The first root race was “ethereal”, i.e. they were composed of etheric matter. They reproduced by dividing like an amoeba. Earth was still cooling at that time.
Second Root Race
The second root race lived in Hyperborea. Hyperborea included what is now Northern Canada, Greenland, Iceland, Scandinavia, Northern Asia, and Kamchatka. The climate was tropical because Earth had not yet developed an axial tilt. The esoteric name of their continent is Plaksha. The second root race has no present-day descendants.
Third Root Race
The third root race, the Lemurian, lived in Lemuria. The esoteric name of Lemuria is Shalmali. Lemuria, according to Theosophists, existed in what a large part of what is now the Indian Ocean and included also Australia and in addition extended into the South Pacific Ocean.
Fourth Root Race
The fourth or Atlantean root race, Theosophists believe, arose approximately 4,500,000 years ago in Africa from the fourth subrace of the Lemurians in a part of Africa that had been colonized by that subrace in the area now inhabited by the Ashanti. After they arose in Africa, they left Africa and colonized the continent of Atlantis.
Fifth Root Race
The Human Race as it stands in its current phase of evolution according to Theosophy. Currently we are about midway through the Fifth Root Race. There are two more Root Races, the Sixth and Seventh to go.
Seventh Root Race
A few million years in the future, the seventh root race will arise from the seventh subrace of the sixth root race.
On completion of the Seven, Human spiritual evolution will be complete.
In Theosophy the Eighth Sphere is a term used synonymously with the planet of death. It is a place where the totally evil lost souls are finally destroyed. It is thought by some to be a symbolic condition of being. Some believe it to be a literal location somewhere in the universe.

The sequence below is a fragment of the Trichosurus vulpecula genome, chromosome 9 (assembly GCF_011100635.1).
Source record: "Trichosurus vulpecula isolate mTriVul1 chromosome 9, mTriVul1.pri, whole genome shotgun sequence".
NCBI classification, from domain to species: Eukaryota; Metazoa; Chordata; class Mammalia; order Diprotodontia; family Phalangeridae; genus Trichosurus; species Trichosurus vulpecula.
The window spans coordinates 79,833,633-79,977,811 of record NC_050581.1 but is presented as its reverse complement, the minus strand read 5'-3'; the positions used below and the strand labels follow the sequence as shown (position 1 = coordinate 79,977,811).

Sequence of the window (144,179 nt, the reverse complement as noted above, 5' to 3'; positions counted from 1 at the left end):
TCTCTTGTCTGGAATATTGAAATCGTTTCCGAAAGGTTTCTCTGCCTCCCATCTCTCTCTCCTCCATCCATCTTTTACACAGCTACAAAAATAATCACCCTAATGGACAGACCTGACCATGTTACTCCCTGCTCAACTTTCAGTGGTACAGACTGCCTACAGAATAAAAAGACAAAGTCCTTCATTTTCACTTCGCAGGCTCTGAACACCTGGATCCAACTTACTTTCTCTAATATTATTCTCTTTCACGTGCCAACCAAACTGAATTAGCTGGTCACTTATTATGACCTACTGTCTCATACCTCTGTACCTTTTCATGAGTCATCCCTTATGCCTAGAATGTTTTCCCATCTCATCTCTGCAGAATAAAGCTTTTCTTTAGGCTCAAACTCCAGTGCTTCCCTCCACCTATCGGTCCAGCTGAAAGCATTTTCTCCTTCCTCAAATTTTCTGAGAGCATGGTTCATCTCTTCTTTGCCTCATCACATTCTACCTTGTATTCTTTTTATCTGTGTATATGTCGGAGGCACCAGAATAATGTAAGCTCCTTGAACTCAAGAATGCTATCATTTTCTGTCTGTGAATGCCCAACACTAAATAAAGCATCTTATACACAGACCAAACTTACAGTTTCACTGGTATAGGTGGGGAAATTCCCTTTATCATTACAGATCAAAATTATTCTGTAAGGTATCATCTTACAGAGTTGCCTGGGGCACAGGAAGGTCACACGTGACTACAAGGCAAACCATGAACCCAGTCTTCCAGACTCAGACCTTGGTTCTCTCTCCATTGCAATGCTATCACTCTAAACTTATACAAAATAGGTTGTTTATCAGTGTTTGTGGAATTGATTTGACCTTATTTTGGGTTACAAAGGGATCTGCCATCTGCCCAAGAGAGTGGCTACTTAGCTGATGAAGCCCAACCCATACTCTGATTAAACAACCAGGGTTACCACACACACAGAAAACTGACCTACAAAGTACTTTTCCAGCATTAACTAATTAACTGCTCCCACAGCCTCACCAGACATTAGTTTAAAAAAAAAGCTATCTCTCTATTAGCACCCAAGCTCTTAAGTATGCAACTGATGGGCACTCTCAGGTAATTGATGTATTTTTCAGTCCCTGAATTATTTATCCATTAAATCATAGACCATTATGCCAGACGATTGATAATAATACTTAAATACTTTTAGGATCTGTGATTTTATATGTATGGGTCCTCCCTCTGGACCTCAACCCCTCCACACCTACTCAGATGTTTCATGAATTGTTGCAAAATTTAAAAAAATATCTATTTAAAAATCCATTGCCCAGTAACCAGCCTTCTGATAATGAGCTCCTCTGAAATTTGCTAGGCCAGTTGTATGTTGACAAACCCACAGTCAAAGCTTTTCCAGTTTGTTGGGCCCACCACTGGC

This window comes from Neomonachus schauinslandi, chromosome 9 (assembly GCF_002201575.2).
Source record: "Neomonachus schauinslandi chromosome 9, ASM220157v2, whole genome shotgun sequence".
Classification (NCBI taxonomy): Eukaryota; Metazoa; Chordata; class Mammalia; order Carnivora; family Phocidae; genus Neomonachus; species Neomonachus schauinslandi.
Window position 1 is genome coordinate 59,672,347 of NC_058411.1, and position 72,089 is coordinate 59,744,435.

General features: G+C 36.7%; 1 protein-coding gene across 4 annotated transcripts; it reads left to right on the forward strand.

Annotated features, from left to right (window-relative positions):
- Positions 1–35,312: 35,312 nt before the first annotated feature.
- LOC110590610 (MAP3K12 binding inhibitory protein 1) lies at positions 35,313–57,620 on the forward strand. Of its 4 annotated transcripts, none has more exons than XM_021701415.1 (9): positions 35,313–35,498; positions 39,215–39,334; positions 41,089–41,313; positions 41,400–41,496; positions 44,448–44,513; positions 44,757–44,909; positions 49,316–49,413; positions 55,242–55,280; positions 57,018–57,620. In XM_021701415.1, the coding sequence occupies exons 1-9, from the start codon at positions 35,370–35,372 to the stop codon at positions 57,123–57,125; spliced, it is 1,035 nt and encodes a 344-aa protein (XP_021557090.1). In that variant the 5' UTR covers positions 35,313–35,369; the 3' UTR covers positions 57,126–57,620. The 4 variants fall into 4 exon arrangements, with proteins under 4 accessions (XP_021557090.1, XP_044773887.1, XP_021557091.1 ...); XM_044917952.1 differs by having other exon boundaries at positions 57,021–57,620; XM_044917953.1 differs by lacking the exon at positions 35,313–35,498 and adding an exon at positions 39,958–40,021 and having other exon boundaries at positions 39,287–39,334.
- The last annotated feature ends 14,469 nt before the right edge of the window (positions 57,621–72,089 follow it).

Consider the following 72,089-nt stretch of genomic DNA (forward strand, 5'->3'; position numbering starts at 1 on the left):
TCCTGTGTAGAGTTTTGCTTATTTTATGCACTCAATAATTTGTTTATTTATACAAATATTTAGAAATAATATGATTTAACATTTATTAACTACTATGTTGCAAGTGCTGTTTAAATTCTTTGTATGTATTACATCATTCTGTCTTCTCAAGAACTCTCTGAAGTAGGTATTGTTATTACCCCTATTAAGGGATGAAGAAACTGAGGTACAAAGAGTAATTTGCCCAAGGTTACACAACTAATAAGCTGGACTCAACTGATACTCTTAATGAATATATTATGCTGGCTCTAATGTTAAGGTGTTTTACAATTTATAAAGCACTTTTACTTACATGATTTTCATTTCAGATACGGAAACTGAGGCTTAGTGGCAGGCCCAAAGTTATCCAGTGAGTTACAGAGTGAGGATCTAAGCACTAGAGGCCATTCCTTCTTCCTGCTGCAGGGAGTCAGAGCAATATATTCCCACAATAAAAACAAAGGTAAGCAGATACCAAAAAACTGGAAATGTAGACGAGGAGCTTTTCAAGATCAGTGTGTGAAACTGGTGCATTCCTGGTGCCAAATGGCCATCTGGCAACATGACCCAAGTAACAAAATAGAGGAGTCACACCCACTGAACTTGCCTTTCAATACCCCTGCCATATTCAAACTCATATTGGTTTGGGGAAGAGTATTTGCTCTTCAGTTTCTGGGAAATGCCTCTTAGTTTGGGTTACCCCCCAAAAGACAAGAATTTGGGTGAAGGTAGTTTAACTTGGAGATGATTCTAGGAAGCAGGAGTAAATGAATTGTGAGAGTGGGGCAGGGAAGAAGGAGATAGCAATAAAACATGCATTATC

Theosophy (history of philosophy):
Blavatsky addressed the name in the beginning of The Key to Theosophy::
It comes to us the Alexandrian philosophers, called lovers of truth, Philaletheians, from phil “loving,” and aletheia “truth.” The name Theosophy dates from the third century of our era, and began with Ammonius Saccas and his disciples, who started the Eclectic Theosophical system. Theosophy, literally “god-wisdom”, designated several bodies of ideas predating Blavatsky: The term appeared in Neoplatonism. Porphyry De Abstinentia (4.9) mentioned “Greek and Chaldean theosophy”. There was a group of Renaissance philosophers: Cornelius Agrippa, Paracelsus, Robert Fludd, and, especially, Jacob Boehme; the Enlightenment theologian Emanuel Swedenborg was influenced by these.
The three objects of Theosophy:
The three declared objects of the original Theosophical Society as established by Blavatsky, Judge and Olcott were as follows: